1. DavCrav Silver badge

              Re: Sovereign Power applied.

              "At this point, having set the prisoner free this immediately proves the fact that the imprisonment they were in was unlawful, at which point the person who caused the imprisonment is by default guilty of false imprisonment, which is a felony under common law."

              I'm not sure that that's true. (Usual 'not a lawyer' statements apply here.) False imprisonment isn't a strict liability offence. As well as actus rea you would need to show mens rea; in this case, that the person imprisoning knew that it was false. Otherwise you would be locking up people who imprisoned those who were found guilty but whose convictions were later overturned, or those that were arrested but later released without charge.

            2. Stork Bronze badge

              Re: Sovereign Power applied.

              Very interesting. How does that square with internment in N.Ireland during the troubles?

              (I love tangents)

              1. Peter2 Silver badge

                Re: Sovereign Power applied.

                I'm not sure that that's true. (Usual 'not a lawyer' statements apply here.) False imprisonment isn't a strict liability offence. As well as actus rea you would need to show mens rea; in this case, that the person imprisoning knew that it was false. Otherwise you would be locking up people who imprisoned those who were found guilty but whose convictions were later overturned, or those that were arrested but later released without charge.

                Nope. If somebody was imprisoned but found not guilty then they'd still have been imprisoned by the authority of a court under the lawful judgement of their peers.

                The police have powers of arrest, however these are limited to 48 hours without them placing a charge, and holding somebody without charge for up to 24 hours (or a max of 96 hours in case of murder, or 14 days in case of terrorism) pending investigation is legal under the police and criminal evidence act/terrorism act.

                If a court rules that you are being held in false imprisonment then firstly, your set free. The fact that you were set free from false imprisonment then proves that you were held in false imprisonment, which lets you lay criminal charges against the people holding you in false imprisonment using the previous case as established precedent for being held in false imprisonment.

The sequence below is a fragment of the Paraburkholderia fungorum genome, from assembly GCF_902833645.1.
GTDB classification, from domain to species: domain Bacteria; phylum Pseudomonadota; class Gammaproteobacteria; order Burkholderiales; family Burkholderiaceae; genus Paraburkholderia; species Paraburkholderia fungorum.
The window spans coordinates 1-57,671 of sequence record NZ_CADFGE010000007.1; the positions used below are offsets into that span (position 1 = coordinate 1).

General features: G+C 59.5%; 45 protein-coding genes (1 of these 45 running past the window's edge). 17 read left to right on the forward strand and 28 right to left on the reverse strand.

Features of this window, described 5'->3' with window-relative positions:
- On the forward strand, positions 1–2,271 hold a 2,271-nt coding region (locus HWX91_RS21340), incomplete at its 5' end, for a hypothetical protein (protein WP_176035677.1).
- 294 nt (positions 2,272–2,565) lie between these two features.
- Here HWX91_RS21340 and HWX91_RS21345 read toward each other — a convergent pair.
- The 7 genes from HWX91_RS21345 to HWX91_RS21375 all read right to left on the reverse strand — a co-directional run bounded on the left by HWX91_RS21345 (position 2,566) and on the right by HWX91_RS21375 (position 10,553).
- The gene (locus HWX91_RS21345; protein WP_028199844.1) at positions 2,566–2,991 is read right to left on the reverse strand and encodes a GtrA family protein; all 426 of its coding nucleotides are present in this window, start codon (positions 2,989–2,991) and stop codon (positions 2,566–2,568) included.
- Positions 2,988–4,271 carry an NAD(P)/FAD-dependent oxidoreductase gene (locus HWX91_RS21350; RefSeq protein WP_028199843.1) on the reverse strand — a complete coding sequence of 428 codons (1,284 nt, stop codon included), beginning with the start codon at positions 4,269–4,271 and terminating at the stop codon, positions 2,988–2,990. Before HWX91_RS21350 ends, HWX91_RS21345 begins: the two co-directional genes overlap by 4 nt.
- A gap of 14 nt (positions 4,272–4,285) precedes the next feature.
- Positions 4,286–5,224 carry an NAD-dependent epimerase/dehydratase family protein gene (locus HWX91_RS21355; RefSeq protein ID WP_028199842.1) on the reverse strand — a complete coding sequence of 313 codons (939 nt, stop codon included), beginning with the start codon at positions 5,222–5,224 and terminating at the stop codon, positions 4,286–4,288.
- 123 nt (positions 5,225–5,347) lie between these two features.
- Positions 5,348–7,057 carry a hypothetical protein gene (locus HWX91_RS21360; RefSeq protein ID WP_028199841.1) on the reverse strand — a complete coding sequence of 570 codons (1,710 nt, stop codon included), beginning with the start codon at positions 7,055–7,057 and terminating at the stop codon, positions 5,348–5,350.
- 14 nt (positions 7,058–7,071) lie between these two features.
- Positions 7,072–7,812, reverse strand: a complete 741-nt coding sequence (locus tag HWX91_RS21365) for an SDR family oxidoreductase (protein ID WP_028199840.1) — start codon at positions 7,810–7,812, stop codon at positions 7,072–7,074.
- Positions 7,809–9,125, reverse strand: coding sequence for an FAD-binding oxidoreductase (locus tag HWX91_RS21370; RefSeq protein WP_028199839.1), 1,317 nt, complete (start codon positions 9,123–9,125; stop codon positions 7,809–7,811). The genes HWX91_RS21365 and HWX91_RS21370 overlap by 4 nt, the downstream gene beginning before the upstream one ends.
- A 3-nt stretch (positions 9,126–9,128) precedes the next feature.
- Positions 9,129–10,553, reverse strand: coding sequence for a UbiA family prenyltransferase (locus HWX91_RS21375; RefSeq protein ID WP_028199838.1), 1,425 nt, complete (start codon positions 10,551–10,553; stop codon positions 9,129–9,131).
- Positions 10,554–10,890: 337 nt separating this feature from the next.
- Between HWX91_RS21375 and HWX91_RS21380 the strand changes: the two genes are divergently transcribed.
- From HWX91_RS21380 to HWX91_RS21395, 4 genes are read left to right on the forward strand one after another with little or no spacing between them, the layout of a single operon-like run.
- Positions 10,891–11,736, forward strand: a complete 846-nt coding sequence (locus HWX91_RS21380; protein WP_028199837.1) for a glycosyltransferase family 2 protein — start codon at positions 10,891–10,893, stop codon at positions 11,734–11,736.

The only way for the person so charged with false imprisonment to provide a defense would be to prove they had the legal right to imprison somebody, which requires reference to a statue written by parliament, approved by the lords and signed into executive power by the sovereign. Which, notably they wouldn't have and therefore they would be unable to provide any defense. Thus, they'd be found guilty more or less immediately as there is no possible argument to make that they were acting lawfully.

                Very interesting. How does that square with internment in N.Ireland during the troubles?

                (I love tangents)

                Google knoweth all. Apparently it was allowed under the "Civil Authorities (Special Powers) Act (Northern Ireland) 1922". Habeus Corpus is only a tool to produce somebody before a Judge and demand of their jailer their lawful authority to hold the person. When they have no authority then this is useful, when they do have lawful authority then it's not useful.

    2. This post has been deleted by its author

    3. JohnFen Silver badge

      "We'll ignore the fact their Senate Committees can do more or less the same thing."

      I won't ignore this. The fact that they aren't doing the same thing is a result of the overall corporate takeover of the federal government. Ignoring this only helps our descent into tyranny.

      1. Anonymous Coward
        Anonymous Coward

        I won't ignore this. The fact that they aren't doing the same thing is a result of the overall corporate takeover of the federal government. Ignoring this only helps our descent into tyranny.

        Well, perhaps if this makes a big splash in the USA ("FB bankrupted after UK Parliament Big Reveal"), perhaps that might act as a cue to the electorate to demand more of their senators and representatives than you think they're getting.